With clothing it’s often immediately apparent if the fit is going to work. There’s just something either right or wrong straight away. The first time I pulled Alpinestars’ Pathfinder shorts on, I knew things were good. However, it wasn’t until I’d been on a bunch of rides that I knew how good.
The Italian company Alpinestars comes from the world of motorcycle and Formula 1 racing — producing some of the finest racing boots and kit for those extremely high-end markets — and they’ve been in the cycling world since the ’90s. And in the last few years Alpinestars has pushed their way back to the front again.
The Pathfinders fit and fabric weight hit right in the middle of the spectrum. Alpinestars says these shorts have an “advanced stretch rip-stop poly-fabric for maximized performance and comfort.” I’d say the material is light, has a slight amount of stretch, and handles mountain bike riding exceptionally well. Seated or standing and throwing MTB shapes, the Pathfinders move as they should and have yet to get hung up anywhere.
The double snap waist closure did its job without hassle and the dual hook and loop waist adjusters held tight and laid flat, which is nice if you’ve ever fought with a loop or ring on an adjustment strap that wouldn’t stay vertical.
The Pathfinders’ sizing comes in 2-inch increments from 28–40, and it’s nice to see actual sizes instead of the ordinary Small, Medium, etc. There are thigh vents for a bit of ventilation, but their placement towards the back side of the thighs limits airflow. I’d prefer to see them rotated towards the front of the shorts, or better yet placed front and rear to allow the breeze to flow through.
The seamless seat zone provided easy movement on the saddle with zero pressure points when firmly seated. The rear upper panel (yoke) is stretchy to keep everything properly covered even when I was humped over the bars.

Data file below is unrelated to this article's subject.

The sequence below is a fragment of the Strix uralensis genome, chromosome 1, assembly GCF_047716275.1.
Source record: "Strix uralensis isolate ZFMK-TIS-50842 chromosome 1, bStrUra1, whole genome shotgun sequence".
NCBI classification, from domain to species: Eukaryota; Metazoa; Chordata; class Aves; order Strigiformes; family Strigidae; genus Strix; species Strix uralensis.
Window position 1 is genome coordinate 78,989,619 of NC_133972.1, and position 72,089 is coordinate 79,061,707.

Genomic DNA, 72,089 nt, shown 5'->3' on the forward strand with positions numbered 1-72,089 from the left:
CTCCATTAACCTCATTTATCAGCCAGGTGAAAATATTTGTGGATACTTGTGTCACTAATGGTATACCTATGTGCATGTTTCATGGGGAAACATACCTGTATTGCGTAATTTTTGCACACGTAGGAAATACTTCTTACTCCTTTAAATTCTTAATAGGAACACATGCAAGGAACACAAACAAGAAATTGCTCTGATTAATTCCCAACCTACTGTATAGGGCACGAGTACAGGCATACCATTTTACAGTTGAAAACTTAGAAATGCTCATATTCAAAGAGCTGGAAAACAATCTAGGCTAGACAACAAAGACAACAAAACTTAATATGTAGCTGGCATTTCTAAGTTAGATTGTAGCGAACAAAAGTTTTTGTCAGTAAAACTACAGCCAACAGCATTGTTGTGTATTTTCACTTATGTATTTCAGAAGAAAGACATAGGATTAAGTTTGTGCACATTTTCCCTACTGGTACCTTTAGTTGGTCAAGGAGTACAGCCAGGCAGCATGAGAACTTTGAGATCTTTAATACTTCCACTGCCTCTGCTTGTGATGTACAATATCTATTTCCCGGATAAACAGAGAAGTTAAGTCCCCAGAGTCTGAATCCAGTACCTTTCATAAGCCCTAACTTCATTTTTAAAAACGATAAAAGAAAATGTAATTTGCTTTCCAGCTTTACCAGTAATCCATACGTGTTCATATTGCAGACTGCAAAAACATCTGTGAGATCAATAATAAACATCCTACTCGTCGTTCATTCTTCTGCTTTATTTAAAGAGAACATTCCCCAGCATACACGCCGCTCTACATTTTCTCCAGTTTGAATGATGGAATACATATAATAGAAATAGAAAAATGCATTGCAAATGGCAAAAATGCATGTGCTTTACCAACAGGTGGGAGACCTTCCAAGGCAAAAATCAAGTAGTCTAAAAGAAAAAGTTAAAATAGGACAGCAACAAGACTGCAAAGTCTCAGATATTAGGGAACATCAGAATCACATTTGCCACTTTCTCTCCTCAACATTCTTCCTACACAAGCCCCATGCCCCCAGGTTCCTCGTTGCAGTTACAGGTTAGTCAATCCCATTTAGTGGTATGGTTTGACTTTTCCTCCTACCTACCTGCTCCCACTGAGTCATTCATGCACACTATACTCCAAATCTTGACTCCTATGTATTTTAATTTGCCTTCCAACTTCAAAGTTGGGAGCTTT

The wide waist band is made with a soft mesh material for super comfortable short-to-skin contact points. The leg length hit right at knee height and worked well with knee pads — no MTB gaper gap (exposed skin between the bottom of shorts and top of knee pad) present here.
I really appreciate the look of the Pathfinders as well. They don’t scream “hey I’m a mountain bike bro!” yet the bright colors work well with the loud shades currently common in off-road gear.
Durability has been fine so far. The trails I ride can be very overgrown with trees and vegetation and I’ve yet to snag the material or rip any holes in them. And the Royal Blue color I have on test has done a nice job of resisting stains and not looking shabby even without washing. Simply put, the Pathfinders have quickly risen to the top of my riding shorts drawer.
Liner shorts let down
As I found out early this season, not all MTB baggy liner shorts have to suck. Unfortunately, Alpinestars hasn’t gotten the memo yet. The included chamois liner shorts sadly fall into the stereotypical liner category. The double-density EVO foam chamois looks ready for riding action, but in use sits much too far forward to be comfortable, or actually useable in my experience. The chamois placement is so odd I actually thought I had put them on backwards.
On a positive note, they’re easily removable so the Pathfinders can be worn with a chamois that actual works. It’s a real shame, as the Pathfinder outer shorts (as you can likely tell) are amazing.
The only other oddity on these otherwise brilliant shorts is the front hand-pocket placement. The openings are placed on the front of the shorts, rather than the sides.
I often use the front pockets on riding shorts because I prefer to start rides, as well as climb, without gloves on. No matter how many rides I do, I have yet to reach into the front pockets on my first try — I just keep missing.
Alpinestars Pathfinder shorts pricing
$114.99, AU $159.95, UK pricing not available